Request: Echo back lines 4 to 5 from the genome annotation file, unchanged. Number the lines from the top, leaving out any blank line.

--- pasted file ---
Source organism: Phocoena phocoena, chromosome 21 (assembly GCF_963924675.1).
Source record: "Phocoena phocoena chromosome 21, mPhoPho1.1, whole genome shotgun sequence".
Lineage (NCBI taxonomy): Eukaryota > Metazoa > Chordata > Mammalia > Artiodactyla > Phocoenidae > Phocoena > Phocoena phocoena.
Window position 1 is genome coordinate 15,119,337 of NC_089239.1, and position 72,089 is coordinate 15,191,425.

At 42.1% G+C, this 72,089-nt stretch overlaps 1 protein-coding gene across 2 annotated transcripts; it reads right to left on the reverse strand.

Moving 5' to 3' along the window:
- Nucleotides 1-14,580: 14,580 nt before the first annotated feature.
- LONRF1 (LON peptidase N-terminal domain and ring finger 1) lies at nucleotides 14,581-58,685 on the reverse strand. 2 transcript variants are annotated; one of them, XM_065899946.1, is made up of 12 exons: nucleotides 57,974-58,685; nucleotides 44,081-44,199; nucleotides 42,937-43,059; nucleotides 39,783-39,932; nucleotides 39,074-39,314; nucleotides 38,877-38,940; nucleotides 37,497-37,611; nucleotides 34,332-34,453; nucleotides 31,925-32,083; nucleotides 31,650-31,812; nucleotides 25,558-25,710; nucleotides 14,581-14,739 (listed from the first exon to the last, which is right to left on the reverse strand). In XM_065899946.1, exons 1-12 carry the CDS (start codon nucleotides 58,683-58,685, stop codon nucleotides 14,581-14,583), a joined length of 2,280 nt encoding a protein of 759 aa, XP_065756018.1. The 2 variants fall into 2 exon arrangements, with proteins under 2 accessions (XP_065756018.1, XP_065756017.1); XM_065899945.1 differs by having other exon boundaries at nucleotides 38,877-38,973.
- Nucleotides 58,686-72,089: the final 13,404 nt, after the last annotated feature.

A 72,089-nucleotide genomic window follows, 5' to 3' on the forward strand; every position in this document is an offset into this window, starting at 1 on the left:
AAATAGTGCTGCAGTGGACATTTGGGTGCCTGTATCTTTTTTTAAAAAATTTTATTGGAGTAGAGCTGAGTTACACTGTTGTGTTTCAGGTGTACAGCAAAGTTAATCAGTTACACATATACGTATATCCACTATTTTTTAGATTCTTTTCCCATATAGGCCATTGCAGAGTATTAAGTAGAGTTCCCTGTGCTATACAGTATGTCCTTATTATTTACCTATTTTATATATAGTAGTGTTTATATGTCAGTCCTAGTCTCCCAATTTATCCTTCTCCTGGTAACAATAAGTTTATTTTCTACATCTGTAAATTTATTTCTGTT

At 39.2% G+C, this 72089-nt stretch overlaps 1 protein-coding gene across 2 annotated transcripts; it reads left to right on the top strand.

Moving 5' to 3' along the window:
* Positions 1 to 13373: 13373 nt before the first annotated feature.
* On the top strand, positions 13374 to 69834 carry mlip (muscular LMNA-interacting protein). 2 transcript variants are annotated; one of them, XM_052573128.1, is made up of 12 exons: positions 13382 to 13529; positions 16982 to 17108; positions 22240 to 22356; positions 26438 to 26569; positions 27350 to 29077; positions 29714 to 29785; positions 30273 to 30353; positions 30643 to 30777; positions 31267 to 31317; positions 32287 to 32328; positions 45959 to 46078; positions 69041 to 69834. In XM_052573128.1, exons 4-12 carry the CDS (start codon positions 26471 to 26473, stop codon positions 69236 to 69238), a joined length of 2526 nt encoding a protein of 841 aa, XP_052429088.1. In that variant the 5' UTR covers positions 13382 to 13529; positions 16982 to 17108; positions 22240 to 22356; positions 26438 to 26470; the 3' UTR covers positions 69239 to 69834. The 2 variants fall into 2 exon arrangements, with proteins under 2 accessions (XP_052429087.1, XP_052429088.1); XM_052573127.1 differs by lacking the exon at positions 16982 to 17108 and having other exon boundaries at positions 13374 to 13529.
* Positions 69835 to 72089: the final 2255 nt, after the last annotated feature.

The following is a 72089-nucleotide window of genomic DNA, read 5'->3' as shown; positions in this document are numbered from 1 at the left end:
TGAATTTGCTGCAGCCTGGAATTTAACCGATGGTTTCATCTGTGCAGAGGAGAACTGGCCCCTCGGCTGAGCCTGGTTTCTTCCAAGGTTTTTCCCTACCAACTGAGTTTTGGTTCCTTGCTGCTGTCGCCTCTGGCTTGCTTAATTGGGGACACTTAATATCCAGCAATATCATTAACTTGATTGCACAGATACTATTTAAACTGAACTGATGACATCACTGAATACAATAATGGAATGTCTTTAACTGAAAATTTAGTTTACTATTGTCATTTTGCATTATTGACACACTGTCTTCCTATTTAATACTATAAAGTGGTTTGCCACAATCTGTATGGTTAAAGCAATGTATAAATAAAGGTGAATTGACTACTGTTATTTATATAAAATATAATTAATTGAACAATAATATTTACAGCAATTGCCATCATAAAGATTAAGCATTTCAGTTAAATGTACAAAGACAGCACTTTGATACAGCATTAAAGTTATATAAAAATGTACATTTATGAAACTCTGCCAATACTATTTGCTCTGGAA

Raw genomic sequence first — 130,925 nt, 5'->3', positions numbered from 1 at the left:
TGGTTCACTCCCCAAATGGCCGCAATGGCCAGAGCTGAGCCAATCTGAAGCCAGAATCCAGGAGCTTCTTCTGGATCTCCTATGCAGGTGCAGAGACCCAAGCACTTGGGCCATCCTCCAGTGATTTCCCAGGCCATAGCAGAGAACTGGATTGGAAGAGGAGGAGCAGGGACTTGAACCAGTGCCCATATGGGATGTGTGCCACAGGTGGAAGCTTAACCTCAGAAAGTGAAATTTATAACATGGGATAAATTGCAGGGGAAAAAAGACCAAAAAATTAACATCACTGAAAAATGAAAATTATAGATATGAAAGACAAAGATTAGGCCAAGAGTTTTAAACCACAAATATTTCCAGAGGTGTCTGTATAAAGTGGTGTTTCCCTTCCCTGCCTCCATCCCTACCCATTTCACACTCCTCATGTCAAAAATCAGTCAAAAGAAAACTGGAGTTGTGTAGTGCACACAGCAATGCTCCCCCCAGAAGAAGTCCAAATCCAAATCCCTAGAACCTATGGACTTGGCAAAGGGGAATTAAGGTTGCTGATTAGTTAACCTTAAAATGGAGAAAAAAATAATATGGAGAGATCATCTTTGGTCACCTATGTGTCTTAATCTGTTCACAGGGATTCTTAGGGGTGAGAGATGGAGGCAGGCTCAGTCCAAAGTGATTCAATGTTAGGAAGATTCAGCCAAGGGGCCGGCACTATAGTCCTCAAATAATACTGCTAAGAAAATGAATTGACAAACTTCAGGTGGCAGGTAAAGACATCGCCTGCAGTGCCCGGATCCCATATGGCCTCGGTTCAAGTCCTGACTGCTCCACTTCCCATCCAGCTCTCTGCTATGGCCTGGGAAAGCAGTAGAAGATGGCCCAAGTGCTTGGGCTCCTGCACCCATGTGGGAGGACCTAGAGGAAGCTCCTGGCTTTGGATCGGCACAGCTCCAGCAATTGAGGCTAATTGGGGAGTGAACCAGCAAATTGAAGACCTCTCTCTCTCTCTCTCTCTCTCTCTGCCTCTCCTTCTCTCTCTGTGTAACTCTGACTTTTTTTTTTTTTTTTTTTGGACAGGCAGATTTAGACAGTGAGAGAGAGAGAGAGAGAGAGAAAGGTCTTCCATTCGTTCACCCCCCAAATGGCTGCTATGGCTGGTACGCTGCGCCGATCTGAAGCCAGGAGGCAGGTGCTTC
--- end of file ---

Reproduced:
Window position 1 is genome coordinate 15,119,337 of NC_089239.1, and position 72,089 is coordinate 15,191,425.

At 42.1% G+C, this 72,089-nt stretch overlaps 1 protein-coding gene across 2 annotated transcripts; it reads right to left on the reverse strand.